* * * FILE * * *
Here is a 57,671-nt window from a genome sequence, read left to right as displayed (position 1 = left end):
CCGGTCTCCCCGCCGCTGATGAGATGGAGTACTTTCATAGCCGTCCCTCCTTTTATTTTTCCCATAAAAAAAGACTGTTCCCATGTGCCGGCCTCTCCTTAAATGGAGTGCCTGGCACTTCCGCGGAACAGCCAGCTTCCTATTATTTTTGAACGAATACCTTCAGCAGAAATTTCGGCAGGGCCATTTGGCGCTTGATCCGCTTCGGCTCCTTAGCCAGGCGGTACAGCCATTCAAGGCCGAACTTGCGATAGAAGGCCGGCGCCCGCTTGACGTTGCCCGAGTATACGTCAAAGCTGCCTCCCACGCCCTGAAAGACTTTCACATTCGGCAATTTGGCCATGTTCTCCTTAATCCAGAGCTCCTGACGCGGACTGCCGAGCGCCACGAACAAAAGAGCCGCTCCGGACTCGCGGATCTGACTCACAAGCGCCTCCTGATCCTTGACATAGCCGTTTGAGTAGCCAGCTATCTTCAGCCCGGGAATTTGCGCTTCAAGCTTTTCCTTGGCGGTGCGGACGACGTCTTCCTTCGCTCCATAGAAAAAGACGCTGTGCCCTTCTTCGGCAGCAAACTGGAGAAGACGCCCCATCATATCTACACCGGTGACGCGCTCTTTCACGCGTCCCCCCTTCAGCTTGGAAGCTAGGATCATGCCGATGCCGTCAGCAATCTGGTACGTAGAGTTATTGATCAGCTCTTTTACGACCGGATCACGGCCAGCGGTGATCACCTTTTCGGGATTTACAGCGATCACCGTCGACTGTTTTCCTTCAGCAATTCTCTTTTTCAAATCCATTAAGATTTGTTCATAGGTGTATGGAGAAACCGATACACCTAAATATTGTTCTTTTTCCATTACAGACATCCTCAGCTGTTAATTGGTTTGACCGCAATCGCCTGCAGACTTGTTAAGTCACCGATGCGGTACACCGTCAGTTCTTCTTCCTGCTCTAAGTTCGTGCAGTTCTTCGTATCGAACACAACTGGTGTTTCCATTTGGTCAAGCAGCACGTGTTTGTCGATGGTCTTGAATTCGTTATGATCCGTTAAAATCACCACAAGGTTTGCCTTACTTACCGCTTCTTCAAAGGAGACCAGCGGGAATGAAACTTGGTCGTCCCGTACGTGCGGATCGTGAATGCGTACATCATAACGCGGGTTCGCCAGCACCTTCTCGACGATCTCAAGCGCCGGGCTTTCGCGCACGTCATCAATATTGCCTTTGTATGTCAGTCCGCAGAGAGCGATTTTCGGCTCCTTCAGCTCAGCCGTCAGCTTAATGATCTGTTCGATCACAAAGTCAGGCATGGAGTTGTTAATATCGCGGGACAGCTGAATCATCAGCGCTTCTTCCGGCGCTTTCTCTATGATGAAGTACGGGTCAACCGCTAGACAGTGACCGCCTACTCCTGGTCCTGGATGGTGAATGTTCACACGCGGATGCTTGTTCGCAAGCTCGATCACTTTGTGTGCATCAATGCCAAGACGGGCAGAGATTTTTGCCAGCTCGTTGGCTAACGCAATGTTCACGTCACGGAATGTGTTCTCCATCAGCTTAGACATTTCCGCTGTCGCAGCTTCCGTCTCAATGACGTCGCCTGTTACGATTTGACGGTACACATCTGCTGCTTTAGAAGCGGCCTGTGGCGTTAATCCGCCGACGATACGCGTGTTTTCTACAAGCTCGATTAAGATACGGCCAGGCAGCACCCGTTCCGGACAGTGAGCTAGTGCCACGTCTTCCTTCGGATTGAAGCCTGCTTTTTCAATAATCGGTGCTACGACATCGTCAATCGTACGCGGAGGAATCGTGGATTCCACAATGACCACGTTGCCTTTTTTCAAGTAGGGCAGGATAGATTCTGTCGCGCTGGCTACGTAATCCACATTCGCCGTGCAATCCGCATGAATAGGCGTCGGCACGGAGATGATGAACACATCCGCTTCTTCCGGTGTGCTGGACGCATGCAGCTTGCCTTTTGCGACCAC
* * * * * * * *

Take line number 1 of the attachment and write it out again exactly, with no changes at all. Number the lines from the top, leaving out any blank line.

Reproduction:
Here is a 57,671-nt window from a genome sequence, read left to right as displayed (position 1 = left end):